There is no such thing as absolute protection, whether it's against a physical catastrophe, a financial disaster or interpersonal crisis, but there are a few general things you can do in preparation.
You know something is going to happen. It always does. What we don't know is the timing, the form or the extent. All we know is that it will be expensive. Life is like that.
So what do we do? We think, we plan and we prepare, maybe. And then we muddle through. But muddling works better when we have some kind of contingency plans to provide a framework for recovery.
For example, I live about one mile from the San Andreas Fault in Silicon Valley. Having lived close to the big shaker in 1989, I have put in some supplies and made some tentative plans with family about establishing contact in the event. Will it be enough? Not a chance. There are too many unknown variables to plan for and that reality also provides rationalization for me to stop worrying once I have done what I can do.
But the principle of identifying a material threat and planning in some way for it is valid for a wide variety of possibilities, from physical catastrophes to financial disasters to interpersonal crises. Whether they’re slightly possible or the "black swan" from left field. That's why we buy insurance of many stripes. That is why we diversify our financial holdings, to reduce risk from any one threat.
There is no absolute protection, as we learned in 2008 when almost all financial sectors tanked at the same time. But diversification did allow many of us to snap back a bit sooner and deeper than those of us who weren't diversified. If you are not comfortable, or knowledgeable, about your current level of financial diversification, please discuss it with your financial advisor. Or if you do not have an advisor, now, at the beginning of a new year, would be a good time to find one that you can trust.
Another real threat to physicians is that of a malpractice claim. That is one reason why we are trained to document clearly and to be both proactive and thorough in our evaluations and treatment plans. Be proactive to prevent a claim and at the same time be ready to defend your decision-making with hard evidence. And that is why most insurance companies who cover such problems send out a steady stream of evidence-based reminders on what to do and what not to do to avoid the kinds of errors that may lead to even the threat of litigation.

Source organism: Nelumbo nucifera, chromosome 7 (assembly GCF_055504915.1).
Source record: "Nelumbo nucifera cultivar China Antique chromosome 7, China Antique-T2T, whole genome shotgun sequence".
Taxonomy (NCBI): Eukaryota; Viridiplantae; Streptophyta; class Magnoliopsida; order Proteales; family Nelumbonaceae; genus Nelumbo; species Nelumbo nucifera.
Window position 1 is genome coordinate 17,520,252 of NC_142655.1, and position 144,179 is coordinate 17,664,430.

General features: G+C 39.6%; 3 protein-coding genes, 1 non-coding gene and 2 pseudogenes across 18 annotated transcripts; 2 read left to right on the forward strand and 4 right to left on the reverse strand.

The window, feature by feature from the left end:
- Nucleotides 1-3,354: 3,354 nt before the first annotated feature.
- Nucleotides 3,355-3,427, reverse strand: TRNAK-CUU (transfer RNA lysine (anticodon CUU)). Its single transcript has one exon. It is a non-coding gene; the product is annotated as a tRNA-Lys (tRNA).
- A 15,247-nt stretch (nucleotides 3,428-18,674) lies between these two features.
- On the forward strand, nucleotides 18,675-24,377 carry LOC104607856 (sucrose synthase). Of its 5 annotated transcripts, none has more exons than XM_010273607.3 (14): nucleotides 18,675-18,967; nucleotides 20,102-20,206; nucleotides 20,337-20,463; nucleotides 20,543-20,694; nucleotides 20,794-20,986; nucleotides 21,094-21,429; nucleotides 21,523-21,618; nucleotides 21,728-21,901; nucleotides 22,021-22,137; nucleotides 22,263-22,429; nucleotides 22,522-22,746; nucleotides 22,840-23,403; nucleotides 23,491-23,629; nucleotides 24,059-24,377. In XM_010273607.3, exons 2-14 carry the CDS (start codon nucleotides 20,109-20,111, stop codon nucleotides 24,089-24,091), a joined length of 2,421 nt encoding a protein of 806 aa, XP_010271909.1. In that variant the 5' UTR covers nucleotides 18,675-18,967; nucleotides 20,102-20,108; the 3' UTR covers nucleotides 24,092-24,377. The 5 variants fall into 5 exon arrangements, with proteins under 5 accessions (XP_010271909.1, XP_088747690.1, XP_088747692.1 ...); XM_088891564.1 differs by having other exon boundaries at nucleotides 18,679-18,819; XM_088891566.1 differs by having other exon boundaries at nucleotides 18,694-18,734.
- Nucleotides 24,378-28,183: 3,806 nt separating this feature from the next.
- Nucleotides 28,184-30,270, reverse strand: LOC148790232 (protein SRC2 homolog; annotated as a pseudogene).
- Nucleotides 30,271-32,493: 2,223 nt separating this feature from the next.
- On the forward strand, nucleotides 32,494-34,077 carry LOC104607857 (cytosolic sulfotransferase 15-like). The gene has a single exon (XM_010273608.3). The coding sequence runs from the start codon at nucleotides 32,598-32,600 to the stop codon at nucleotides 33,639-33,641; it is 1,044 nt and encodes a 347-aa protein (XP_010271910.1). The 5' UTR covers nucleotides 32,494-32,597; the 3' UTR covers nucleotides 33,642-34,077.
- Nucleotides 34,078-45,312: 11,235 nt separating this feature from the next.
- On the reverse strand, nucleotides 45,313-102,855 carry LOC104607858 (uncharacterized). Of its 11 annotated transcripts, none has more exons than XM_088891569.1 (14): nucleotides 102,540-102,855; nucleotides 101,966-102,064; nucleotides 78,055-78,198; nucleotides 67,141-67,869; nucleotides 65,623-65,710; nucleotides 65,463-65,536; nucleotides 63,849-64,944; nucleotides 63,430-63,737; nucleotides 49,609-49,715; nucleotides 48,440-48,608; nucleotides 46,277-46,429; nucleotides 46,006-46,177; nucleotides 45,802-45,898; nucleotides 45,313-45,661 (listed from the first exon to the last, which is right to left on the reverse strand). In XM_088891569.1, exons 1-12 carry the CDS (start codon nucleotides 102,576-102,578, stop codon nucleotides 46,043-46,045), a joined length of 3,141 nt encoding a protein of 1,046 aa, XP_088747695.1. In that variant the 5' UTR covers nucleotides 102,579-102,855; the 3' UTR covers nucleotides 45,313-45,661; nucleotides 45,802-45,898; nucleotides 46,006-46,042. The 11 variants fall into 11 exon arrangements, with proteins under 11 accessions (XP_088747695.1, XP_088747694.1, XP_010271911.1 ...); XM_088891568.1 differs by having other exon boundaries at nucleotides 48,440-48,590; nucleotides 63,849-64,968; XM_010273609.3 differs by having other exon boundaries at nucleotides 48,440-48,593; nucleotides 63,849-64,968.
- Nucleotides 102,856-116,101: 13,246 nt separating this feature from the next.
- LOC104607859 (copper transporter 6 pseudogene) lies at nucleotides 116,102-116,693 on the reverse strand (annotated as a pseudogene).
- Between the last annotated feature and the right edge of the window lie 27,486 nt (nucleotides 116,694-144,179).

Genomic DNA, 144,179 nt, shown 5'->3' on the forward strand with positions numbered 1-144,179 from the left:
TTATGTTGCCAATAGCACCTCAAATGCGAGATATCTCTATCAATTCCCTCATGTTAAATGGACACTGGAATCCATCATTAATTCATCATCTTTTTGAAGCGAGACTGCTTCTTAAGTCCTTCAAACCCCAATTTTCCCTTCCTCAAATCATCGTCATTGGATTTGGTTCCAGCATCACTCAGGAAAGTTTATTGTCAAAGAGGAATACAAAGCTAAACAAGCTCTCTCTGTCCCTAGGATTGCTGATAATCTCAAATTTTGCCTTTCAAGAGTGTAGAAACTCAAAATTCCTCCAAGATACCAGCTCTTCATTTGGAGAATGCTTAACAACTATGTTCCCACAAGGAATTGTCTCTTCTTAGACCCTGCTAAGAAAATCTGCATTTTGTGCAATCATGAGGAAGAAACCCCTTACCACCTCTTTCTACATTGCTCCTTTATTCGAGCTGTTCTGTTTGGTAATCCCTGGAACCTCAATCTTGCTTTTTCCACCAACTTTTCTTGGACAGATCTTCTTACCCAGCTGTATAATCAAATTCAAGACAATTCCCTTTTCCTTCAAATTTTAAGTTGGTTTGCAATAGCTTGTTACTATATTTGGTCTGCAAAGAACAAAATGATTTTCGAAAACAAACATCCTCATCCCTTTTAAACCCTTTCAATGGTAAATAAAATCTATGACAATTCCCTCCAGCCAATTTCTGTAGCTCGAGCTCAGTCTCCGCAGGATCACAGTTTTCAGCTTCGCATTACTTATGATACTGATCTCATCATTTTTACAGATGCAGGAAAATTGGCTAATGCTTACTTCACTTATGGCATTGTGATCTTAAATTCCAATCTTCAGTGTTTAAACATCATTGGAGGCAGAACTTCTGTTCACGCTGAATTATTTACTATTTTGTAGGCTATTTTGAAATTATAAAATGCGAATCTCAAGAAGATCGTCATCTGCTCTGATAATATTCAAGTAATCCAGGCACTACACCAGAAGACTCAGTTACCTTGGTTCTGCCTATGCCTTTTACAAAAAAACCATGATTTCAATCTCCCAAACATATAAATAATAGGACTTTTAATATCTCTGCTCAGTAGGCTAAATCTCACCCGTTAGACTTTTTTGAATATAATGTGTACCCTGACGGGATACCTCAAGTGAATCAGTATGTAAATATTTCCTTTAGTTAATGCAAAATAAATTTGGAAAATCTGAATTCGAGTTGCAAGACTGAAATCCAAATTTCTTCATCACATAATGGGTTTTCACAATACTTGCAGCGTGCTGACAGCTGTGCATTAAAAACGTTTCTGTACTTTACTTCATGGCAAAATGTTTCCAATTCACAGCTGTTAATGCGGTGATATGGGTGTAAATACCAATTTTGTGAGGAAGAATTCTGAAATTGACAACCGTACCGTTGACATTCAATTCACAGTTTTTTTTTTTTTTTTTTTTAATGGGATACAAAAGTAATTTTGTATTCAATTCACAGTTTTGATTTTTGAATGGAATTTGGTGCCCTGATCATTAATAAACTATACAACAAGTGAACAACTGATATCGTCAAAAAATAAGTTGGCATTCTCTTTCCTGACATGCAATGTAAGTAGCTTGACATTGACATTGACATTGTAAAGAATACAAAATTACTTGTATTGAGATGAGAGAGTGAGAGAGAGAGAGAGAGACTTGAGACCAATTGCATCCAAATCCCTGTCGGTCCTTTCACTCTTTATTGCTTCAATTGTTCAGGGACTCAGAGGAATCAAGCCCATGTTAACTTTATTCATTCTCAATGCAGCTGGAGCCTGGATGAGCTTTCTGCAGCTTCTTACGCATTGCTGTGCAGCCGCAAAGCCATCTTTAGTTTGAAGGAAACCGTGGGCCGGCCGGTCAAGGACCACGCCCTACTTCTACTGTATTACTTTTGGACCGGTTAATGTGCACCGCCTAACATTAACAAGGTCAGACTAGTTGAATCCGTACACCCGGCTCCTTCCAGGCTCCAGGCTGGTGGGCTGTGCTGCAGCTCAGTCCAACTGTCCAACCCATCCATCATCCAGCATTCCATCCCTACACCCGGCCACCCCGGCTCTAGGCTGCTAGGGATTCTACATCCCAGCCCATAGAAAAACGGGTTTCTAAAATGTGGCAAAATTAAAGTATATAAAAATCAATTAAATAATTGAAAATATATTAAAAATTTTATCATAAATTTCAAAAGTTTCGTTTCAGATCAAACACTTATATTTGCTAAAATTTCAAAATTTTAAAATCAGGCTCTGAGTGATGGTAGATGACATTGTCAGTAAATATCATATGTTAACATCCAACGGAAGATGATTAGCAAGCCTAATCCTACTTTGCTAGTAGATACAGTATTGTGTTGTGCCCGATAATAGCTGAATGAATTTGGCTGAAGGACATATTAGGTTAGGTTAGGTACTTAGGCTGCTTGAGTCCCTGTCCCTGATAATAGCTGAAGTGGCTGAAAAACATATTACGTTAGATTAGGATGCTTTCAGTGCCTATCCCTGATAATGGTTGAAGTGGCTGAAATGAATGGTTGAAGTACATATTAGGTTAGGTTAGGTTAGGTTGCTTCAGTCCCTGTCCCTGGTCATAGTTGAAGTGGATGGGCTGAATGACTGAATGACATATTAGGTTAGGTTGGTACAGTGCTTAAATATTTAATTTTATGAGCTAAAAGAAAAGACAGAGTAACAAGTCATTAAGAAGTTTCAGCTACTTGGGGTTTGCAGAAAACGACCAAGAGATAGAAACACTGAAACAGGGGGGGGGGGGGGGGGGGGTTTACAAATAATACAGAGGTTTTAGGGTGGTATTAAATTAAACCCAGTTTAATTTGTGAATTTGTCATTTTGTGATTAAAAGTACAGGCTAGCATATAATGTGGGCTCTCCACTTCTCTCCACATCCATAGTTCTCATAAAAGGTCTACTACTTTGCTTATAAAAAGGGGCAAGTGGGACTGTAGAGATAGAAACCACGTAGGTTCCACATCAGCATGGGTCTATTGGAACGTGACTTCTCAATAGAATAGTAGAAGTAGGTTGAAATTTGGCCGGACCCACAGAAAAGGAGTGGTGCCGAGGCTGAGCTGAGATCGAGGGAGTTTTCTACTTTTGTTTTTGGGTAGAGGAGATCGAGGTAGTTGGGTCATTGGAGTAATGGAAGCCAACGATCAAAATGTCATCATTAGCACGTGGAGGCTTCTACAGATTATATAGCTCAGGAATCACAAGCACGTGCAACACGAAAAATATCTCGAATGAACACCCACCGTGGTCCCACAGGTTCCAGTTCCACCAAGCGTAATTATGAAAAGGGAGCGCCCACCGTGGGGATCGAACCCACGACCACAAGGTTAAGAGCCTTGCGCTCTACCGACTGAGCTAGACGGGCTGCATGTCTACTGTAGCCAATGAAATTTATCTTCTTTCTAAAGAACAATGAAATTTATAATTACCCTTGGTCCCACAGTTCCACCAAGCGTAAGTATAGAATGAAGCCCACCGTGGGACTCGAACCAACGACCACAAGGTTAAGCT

Malpractice claims have a considerable emotional and reputation-threatening claim upon you even in the event of dismissal. So prevention is really important. Money may be fungible but peace of mind is hard won, especially the second time.
There are a few general things that you can do in pre-planning for the inevitable crisis event of whatever type when it occurs. First of all, plan for a worst-case scenario. You know, the worst event you can dream up and the worst outcome. Make a detailed response plan; actually write it down. When you do, most other crises will seem less threatening, but many of the same principles of management will still apply. And your perspective will be helped (i.e. "It could be worse!").
Next, if something happens other than a physical catastrophe, plan to stand up. You might feel exposed, but you will gain respect if you do. That includes admitting whatever the truth of the situation is. The truth always comes out. If you made a mistake, man up. Lies and/or denial, even when they buy time, always corrode from within. Just look at the headlines our celebrity and governmental friends generate; the cover-up is worse than the crime. Always.
Lastly, even if you are hit with a real, no fooling, dyed-in-the-wool crisis, realize that in the long run it may also create an opportunity for you. Whether the crisis is external — as in earthquakes or financial melt-downs — or in relationships — malpractice, divorce, sexual harassment or other issue with your staff — it has a way of generating the momentum that can help you address whatever real problems have been uncovered and make changes to help recovery, prevent the next unhappy possibility of occurrence and possibly leave you feeling stronger, even wiser.
Friedrich Nietzsche famously said "That which does not kill us makes us stronger."
I don't know if that always holds, but I will agree with Gilda Radner of 1970's Saturday Night Live fame who ended each rant on her personal disasters with the same plaint; "It's always something!"